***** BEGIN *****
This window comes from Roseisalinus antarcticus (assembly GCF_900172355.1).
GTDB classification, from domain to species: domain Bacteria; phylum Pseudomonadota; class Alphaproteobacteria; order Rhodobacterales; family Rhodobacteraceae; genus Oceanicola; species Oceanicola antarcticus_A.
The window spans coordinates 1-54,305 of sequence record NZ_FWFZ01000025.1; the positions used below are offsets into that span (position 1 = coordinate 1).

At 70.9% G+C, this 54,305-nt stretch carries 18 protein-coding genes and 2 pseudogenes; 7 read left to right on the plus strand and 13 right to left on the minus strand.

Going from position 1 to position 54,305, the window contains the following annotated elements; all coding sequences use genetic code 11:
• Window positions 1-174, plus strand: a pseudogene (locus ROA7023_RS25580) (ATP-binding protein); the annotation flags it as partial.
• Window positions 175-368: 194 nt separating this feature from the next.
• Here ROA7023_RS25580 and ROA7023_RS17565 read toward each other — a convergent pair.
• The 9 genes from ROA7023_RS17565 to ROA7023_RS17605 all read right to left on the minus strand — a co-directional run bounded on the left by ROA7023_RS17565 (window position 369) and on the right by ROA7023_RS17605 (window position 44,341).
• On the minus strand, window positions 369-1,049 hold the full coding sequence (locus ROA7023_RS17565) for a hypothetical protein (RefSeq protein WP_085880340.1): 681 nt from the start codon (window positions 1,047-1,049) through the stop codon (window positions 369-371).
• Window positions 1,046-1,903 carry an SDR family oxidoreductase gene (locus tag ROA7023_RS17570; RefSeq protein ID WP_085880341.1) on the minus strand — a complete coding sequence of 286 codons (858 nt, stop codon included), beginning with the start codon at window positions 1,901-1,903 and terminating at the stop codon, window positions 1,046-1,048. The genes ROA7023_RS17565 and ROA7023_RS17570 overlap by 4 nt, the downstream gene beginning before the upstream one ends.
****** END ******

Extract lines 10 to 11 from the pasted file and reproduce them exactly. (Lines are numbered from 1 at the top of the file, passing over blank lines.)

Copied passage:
• On the minus strand, window positions 369-1,049 hold the full coding sequence (locus ROA7023_RS17565) for a hypothetical protein (RefSeq protein WP_085880340.1): 681 nt from the start codon (window positions 1,047-1,049) through the stop codon (window positions 369-371).
• Window positions 1,046-1,903 carry an SDR family oxidoreductase gene (locus tag ROA7023_RS17570; RefSeq protein ID WP_085880341.1) on the minus strand — a complete coding sequence of 286 codons (858 nt, stop codon included), beginning with the start codon at window positions 1,901-1,903 and terminating at the stop codon, window positions 1,046-1,048. The genes ROA7023_RS17565 and ROA7023_RS17570 overlap by 4 nt, the downstream gene beginning before the upstream one ends.